On the identification of Nero Iulius and his portrait typology (“Adolphseck-Malibu” type), I agree essentially with Klaus Fittschen (1987) 215-17
Kersauson, K. de. Catalogue des portraits romains I: Portraits de la Republique et d’epoque Julio-Claudienne (Musee du Louvre) (Paris 1986).
Pekary, T. Das romische Kaiserbildnis per Staat, Kult und Gesellschaft dargestellt anhand der Schriftquellen (Das romische Herrscherbild 3) (Berlin 1985).
Pollini, J. “Man or God: Divine Assimilation and Ersatz con the Late Republic and Early Principate,” sopra Between Republic and Commuovere: Interpretations of Augustus and His Principate, edd. K.Verso. Raaflaub and M. Toher (Berkeley 1990) 333-63.
Pollini, J. “The Monile Augustea: Ideology, Rhetorical Imagery, and the Creation of verso Dynastic Nararive, mediante Narrative and Event sopra Ancient Art (Cambridge 1993), di nuovo. P.J. Holliday (Cambridge 1993) 258-98.
Pollini, J. From Republic preciso Commuovere: Rhetoric, Religion, and Power in the Visual Culture of Ancient Rome (Norman, Okla. 2012).
Richter, G.M.Verso. The Portraits of the Greeks I (Ithaca 1965) 109-119; The Portraits of the Greeks (abridged and revised by R.R.R. Smith) (Oxford 1984) 198-204.
Sargent, M.L. and R.H. Therkildsen, “The Technical Investigation of Sculptural Polychromy at the Ny Carlsberg Glyptotek 2009-2010 – An Outline’,” sopra J.S. Ostergaard, di nuovo., Tracking Colour. The polychromy of Greek and Roman Sculpture durante the Ny Carlsberg Glyptotek. Preliminary Report 2 (Copenhagen 2010); also online:
See Chapter VIII, “The ‘Insanity’ of Caligula or the ‘Insanity’ of the Jews? Differences per Perception and Religious Beliefs,” durante Pollini (2012) 369-411. For the confusion between worshiping the Genius or Numen of the living Princeps (emperor) and worshiping the living person, see also per this same rete di emittenti Chapter VII, “The Smaller Corte (‘Vicomagistri’) Reliefs and Imperial Julio-Claudian Imperial Altars: Limitations of the Evidence and Problems durante Interpretation,” 309-68.
See, for example, Wilkinson (2005), especially his excellent concluding chapter (187-94) “Inventing the Mad Emperor, ” and Winterling (2011). For per different point of view, see per this symposium Vasily Rudich’s paper, “On the Reputation of Little-Boots.”
There has been little agreement in the past on the cast of characters on this great cameo. See now especially Megow (1987) 202-207 (cat. A 85) pls. 32.5-10, 33.1-5; Boschung (1989) 64-68; Giard (1998); Giuliani and Schmidt (2010).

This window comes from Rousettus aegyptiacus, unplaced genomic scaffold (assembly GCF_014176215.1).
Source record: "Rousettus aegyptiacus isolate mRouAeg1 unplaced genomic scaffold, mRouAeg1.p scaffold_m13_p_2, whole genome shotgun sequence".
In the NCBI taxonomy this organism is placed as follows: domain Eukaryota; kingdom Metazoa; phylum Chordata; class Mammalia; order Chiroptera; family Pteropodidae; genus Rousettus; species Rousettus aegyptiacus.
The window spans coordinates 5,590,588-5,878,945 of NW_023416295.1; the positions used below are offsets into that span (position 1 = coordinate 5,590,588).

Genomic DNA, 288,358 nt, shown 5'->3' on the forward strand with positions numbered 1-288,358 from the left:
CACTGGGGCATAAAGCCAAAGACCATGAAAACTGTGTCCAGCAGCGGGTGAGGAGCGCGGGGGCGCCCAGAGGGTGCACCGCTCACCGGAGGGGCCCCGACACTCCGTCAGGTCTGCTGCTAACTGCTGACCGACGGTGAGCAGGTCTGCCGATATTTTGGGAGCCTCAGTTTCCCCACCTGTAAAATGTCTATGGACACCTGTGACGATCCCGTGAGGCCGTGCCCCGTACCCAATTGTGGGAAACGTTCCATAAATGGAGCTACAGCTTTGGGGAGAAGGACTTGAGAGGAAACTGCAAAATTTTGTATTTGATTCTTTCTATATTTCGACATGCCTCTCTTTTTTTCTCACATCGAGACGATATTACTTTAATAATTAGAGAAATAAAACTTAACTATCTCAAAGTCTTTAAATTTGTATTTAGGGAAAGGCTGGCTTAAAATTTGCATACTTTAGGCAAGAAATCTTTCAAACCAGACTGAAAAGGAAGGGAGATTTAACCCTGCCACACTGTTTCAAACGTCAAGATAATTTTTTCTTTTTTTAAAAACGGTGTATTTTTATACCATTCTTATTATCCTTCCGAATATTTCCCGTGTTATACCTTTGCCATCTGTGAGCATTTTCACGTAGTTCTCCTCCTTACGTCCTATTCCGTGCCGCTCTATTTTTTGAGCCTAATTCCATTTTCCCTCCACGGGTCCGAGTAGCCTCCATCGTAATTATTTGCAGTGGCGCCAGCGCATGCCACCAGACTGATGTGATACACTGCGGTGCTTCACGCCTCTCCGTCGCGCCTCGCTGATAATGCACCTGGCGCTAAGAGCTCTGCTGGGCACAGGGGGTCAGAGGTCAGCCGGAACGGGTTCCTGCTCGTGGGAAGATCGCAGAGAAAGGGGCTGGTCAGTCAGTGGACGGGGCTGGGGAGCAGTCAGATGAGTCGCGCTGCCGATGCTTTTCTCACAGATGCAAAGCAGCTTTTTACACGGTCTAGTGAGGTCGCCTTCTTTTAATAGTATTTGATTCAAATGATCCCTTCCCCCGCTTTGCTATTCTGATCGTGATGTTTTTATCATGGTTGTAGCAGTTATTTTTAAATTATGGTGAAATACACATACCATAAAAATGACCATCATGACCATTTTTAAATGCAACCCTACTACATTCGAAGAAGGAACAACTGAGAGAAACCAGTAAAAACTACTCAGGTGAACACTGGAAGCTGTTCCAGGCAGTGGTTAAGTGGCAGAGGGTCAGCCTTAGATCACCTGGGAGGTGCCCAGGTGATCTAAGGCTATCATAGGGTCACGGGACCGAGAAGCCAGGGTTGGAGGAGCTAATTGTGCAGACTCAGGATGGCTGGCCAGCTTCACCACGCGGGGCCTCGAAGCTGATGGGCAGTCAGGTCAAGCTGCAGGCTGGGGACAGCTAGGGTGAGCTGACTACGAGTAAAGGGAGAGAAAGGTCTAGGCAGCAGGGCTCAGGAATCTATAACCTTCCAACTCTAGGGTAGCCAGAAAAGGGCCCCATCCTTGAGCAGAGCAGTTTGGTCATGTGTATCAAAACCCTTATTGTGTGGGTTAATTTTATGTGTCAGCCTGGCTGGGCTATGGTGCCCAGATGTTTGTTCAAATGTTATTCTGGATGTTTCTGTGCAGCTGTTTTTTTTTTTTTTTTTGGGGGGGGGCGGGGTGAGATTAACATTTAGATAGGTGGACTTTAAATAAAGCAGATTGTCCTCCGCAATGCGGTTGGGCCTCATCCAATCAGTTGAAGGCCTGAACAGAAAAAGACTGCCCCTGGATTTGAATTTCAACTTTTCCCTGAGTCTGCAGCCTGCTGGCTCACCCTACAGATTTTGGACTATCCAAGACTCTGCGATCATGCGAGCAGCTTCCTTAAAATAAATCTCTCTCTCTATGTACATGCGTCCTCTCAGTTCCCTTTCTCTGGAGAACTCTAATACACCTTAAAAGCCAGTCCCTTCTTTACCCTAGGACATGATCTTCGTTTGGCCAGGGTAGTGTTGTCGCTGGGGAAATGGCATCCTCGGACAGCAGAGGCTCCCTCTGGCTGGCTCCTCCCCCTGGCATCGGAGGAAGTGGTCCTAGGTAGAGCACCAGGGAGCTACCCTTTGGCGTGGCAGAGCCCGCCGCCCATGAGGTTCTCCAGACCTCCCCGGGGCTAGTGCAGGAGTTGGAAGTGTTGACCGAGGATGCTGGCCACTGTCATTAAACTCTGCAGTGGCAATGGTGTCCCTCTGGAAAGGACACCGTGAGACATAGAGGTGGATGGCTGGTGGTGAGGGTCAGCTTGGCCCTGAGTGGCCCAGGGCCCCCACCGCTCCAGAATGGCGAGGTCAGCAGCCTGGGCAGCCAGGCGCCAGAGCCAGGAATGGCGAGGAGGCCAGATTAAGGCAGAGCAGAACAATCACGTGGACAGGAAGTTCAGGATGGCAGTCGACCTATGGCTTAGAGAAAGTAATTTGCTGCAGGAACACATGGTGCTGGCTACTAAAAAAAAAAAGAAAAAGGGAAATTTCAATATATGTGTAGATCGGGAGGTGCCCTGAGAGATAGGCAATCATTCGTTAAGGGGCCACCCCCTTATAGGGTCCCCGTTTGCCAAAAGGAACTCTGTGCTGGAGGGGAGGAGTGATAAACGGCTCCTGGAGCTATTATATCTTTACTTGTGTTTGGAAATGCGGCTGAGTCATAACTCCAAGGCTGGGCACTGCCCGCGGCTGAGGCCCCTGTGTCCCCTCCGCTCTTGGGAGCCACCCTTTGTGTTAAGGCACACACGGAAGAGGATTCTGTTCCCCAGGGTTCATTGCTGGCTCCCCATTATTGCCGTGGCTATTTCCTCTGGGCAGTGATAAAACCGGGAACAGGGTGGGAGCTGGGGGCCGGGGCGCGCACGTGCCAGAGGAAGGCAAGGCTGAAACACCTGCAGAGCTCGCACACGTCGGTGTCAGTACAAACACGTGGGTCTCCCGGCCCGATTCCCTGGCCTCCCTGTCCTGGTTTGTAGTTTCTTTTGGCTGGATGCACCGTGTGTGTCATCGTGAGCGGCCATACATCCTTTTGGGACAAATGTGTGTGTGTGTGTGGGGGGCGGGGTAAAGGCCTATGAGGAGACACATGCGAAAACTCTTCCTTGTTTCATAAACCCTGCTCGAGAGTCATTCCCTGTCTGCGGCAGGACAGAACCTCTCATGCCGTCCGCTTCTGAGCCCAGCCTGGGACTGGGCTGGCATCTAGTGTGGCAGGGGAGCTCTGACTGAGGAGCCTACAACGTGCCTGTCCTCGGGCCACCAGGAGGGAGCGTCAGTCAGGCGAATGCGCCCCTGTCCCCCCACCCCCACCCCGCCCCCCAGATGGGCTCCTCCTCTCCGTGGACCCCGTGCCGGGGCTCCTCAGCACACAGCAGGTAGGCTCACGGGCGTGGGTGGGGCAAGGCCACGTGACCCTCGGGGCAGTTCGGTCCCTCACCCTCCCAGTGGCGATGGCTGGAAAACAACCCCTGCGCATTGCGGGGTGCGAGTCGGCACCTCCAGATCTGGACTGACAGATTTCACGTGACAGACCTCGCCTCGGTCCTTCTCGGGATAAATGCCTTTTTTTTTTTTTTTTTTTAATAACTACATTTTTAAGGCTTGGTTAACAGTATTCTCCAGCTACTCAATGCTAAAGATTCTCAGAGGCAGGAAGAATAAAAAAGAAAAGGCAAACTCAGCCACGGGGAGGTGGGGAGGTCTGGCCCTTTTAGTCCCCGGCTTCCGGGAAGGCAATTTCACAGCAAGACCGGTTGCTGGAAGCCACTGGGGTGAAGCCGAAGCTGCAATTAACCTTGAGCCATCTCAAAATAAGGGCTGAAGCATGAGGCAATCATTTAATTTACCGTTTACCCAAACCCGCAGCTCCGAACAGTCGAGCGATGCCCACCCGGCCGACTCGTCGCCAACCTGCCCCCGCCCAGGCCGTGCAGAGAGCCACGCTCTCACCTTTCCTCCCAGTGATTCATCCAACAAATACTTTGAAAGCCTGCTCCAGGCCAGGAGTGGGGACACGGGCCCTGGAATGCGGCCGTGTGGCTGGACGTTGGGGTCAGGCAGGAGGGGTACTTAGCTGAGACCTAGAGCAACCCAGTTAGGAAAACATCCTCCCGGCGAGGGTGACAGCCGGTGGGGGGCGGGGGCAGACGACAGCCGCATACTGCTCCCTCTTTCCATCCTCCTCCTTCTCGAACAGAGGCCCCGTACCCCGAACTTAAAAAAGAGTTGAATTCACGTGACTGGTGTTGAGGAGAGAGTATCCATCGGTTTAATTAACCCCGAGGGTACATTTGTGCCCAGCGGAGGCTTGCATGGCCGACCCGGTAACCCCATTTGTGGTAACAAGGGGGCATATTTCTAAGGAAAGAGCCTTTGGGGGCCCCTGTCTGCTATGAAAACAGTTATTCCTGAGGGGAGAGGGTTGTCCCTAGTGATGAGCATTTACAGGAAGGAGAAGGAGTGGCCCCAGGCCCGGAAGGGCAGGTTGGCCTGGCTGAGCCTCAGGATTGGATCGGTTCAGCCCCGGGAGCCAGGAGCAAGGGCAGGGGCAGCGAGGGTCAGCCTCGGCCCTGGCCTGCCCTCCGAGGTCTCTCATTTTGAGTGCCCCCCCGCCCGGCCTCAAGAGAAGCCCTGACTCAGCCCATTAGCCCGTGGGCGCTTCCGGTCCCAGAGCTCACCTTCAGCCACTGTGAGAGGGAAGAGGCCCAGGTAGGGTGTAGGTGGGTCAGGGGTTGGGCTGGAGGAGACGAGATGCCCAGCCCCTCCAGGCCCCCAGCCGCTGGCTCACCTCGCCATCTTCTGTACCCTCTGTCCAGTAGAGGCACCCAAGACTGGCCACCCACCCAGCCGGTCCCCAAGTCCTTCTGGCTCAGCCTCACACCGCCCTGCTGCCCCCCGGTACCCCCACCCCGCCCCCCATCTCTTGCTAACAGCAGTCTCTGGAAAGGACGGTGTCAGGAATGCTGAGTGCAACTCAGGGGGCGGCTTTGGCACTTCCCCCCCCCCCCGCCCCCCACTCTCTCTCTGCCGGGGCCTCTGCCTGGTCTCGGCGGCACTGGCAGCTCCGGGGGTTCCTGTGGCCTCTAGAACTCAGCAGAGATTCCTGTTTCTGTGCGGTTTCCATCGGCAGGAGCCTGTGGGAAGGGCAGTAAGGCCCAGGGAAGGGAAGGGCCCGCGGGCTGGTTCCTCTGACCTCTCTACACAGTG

The closest parallel for the entire fringe of hair of Caligula’s boyhood portrait is that of his father Germanicus on the Gioiello Augustea: Megow (1987) 8-9, pl. 6.5-6; Pollini (1993) 268. This Gioiello portrait of Gemanicus is his first known portrait type (“Adoption” type), which dates to 4 CE. The forking of the hair over the center of the forehead is also sicuro be found per Germanicus’ third portrait type, the so-called “Gabii” type, most likely created at the outset of the Principate of Caligula (here fig. 4). This portrait type of Germanicus was probably intended to resemble Tiberius’ last portrait type (in my opinion, the “Chiaramonti” type (Type VI; here fig. 3), created around 31 CE), and Caligula’ first type (here fig. 12a-b), created con 37 upon his accession as Princeps. For Tiberius’ “Chiaramonti” type, see Pollini (2005) 59, fig. 2, 66-68, pl. 12.3,4. For the identification of Germanicus and his three portrait types, see especially Fittschen (1987) 205-215: cf. Boschung (1993a) 59-61; Rose (1997) 64-65.
Distinguishing the portraiture of Germanicus (15 BCE-19 CE) and that of his two older sons, Gelso Iulius (ca. 6-31 CE) and Drusus Iulius (ca. 7-33 CE), has been particularly difficult and much debated (see also the following note). Cf. Boschung (1993a) 64-65; Rose (1997) 66-67. Per my opinion, this type agrees with the portrait of Gelso Iulius on daf the Grand Camee de France (armored figure per front of Tiberius): See Fittschen (1987) 216-17, fig. 43 (detail). For the Grand Camee, see n. 5 above. Per pronounced hooked nose is one of the characteristics of Nero Iulius’ portrait, which is paired with that of his brother Drusus Iulius on provincial coins of Tiberian date: See especially a ceinture of Aphrodisias: See Stucchi (1987) 54-55, fig. 1d (senior member of the paired images Moro Iulius on left; minimo apprendista Drusus Iulius on right).